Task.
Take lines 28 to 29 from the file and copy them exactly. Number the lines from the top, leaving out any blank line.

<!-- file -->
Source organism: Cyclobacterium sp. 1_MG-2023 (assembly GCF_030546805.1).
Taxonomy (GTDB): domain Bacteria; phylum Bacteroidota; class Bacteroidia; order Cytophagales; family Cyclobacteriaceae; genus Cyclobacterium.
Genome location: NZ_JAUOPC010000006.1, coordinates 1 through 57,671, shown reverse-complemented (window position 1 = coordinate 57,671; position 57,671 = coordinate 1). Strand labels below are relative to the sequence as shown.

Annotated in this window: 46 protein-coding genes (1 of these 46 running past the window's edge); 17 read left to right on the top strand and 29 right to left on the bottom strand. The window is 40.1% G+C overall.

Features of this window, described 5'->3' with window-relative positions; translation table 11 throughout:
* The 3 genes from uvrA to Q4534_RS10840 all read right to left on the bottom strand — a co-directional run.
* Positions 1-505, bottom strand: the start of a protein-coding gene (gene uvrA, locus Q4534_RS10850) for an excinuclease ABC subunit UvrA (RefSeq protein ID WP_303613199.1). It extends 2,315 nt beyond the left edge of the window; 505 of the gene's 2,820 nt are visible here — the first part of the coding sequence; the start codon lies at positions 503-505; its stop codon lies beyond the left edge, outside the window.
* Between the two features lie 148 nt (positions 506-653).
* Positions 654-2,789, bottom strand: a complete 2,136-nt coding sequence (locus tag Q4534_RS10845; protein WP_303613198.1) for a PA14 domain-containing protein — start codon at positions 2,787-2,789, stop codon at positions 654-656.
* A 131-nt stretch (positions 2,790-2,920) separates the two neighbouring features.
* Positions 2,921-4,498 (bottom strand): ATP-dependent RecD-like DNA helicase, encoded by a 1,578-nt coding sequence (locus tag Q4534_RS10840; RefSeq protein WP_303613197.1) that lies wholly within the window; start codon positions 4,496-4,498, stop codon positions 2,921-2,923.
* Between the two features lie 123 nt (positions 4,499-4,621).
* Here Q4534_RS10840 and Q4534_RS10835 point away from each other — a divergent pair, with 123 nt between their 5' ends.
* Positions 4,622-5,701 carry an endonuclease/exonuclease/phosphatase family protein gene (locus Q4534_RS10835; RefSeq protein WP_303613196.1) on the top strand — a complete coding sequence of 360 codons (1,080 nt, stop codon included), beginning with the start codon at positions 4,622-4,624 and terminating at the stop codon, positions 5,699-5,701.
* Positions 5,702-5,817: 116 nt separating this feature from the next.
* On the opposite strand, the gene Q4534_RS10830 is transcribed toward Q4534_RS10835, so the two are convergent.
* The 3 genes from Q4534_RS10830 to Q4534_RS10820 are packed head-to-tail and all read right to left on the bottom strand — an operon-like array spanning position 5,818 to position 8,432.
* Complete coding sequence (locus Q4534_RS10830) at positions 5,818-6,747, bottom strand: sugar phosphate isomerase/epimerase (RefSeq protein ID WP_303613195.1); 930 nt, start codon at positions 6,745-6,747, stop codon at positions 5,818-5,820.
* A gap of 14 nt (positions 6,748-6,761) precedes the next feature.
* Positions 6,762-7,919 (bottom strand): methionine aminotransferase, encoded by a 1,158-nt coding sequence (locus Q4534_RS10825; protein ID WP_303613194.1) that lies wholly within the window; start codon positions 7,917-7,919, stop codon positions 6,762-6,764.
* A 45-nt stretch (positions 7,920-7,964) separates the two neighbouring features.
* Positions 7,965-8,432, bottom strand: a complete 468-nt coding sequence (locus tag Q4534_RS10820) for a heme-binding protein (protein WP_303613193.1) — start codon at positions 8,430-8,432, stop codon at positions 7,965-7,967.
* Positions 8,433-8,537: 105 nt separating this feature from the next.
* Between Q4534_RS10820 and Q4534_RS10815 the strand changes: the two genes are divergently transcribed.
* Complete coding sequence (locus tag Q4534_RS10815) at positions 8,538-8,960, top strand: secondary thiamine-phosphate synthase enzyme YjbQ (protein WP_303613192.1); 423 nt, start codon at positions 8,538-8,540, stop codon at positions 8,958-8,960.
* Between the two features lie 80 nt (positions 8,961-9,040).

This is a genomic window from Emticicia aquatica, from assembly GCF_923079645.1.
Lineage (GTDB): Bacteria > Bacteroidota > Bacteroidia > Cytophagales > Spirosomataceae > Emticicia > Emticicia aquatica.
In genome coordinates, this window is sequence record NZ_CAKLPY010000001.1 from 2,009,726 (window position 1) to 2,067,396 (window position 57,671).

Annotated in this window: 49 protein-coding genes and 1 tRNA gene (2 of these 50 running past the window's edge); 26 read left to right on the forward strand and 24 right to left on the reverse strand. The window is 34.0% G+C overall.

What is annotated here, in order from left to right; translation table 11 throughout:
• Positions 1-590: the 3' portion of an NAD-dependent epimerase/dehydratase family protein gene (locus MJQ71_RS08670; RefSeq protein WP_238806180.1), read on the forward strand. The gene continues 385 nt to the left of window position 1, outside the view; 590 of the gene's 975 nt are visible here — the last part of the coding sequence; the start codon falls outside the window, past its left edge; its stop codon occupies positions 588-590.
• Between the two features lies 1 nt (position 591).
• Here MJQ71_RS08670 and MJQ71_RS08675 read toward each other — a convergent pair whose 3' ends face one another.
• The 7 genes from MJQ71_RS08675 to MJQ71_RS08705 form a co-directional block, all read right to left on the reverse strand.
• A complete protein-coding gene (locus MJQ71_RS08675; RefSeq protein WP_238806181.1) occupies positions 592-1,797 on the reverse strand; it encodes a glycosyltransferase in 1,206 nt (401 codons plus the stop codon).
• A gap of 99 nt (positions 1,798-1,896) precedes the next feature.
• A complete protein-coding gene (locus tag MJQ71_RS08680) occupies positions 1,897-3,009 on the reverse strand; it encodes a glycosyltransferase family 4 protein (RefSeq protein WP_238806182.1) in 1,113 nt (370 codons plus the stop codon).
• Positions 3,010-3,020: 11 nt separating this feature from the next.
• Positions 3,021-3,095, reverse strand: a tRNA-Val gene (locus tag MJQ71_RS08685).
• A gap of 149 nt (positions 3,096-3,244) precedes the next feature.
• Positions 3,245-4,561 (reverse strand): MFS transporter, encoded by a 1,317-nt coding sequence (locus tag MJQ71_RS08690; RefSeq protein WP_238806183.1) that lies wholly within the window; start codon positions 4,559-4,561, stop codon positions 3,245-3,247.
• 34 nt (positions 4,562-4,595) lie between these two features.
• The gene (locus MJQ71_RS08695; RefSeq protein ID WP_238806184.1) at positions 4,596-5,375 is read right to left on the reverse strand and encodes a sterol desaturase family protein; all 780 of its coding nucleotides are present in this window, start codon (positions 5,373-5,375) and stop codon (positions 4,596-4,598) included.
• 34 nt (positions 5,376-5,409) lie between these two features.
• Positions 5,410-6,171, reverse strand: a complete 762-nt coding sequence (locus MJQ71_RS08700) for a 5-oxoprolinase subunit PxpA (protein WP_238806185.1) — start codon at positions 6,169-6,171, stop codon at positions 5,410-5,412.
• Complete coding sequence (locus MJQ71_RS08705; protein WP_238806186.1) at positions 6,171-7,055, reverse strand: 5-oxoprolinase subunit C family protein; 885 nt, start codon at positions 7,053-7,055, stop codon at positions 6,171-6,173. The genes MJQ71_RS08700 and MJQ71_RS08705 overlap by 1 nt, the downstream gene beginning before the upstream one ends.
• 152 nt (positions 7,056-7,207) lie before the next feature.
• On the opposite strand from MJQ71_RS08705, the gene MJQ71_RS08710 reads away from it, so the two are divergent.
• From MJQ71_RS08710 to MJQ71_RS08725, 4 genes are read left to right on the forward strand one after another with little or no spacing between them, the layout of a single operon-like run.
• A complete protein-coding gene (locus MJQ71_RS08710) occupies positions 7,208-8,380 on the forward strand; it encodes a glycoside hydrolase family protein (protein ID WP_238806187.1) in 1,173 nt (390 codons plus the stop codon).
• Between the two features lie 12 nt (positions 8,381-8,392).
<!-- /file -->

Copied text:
Lineage (GTDB): Bacteria > Bacteroidota > Bacteroidia > Cytophagales > Spirosomataceae > Emticicia > Emticicia aquatica.
In genome coordinates, this window is sequence record NZ_CAKLPY010000001.1 from 2,009,726 (window position 1) to 2,067,396 (window position 57,671).